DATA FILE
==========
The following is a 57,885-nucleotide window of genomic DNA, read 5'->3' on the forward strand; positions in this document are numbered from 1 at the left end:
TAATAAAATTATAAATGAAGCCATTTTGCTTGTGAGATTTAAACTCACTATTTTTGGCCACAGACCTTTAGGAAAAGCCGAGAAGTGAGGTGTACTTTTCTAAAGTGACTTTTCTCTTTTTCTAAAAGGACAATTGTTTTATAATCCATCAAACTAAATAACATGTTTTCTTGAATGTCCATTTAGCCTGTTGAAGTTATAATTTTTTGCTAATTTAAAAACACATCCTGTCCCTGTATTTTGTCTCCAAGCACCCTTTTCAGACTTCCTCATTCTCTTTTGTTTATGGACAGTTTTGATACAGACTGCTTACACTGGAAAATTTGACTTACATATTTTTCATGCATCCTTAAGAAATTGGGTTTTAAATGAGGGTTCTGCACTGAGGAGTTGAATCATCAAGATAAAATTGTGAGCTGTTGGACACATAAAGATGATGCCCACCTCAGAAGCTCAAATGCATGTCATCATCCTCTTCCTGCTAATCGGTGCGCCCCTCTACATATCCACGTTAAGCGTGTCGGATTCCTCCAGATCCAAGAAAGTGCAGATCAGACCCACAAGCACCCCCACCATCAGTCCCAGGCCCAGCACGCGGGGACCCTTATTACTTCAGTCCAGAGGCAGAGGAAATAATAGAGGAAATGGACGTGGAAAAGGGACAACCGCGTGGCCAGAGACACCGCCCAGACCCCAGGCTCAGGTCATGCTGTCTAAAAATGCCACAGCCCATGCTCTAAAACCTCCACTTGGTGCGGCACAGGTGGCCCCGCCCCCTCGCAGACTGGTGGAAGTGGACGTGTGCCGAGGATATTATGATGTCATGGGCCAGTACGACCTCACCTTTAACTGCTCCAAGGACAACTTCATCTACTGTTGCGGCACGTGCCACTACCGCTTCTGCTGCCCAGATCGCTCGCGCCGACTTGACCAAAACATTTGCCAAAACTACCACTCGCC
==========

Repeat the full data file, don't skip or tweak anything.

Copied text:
The following is a 57,885-nucleotide window of genomic DNA, read 5'->3' on the forward strand; positions in this document are numbered from 1 at the left end:
TAATAAAATTATAAATGAAGCCATTTTGCTTGTGAGATTTAAACTCACTATTTTTGGCCACAGACCTTTAGGAAAAGCCGAGAAGTGAGGTGTACTTTTCTAAAGTGACTTTTCTCTTTTTCTAAAAGGACAATTGTTTTATAATCCATCAAACTAAATAACATGTTTTCTTGAATGTCCATTTAGCCTGTTGAAGTTATAATTTTTTGCTAATTTAAAAACACATCCTGTCCCTGTATTTTGTCTCCAAGCACCCTTTTCAGACTTCCTCATTCTCTTTTGTTTATGGACAGTTTTGATACAGACTGCTTACACTGGAAAATTTGACTTACATATTTTTCATGCATCCTTAAGAAATTGGGTTTTAAATGAGGGTTCTGCACTGAGGAGTTGAATCATCAAGATAAAATTGTGAGCTGTTGGACACATAAAGATGATGCCCACCTCAGAAGCTCAAATGCATGTCATCATCCTCTTCCTGCTAATCGGTGCGCCCCTCTACATATCCACGTTAAGCGTGTCGGATTCCTCCAGATCCAAGAAAGTGCAGATCAGACCCACAAGCACCCCCACCATCAGTCCCAGGCCCAGCACGCGGGGACCCTTATTACTTCAGTCCAGAGGCAGAGGAAATAATAGAGGAAATGGACGTGGAAAAGGGACAACCGCGTGGCCAGAGACACCGCCCAGACCCCAGGCTCAGGTCATGCTGTCTAAAAATGCCACAGCCCATGCTCTAAAACCTCCACTTGGTGCGGCACAGGTGGCCCCGCCCCCTCGCAGACTGGTGGAAGTGGACGTGTGCCGAGGATATTATGATGTCATGGGCCAGTACGACCTCACCTTTAACTGCTCCAAGGACAACTTCATCTACTGTTGCGGCACGTGCCACTACCGCTTCTGCTGCCCAGATCGCTCGCGCCGACTTGACCAAAACATTTGCCAAAACTACCACTCGCC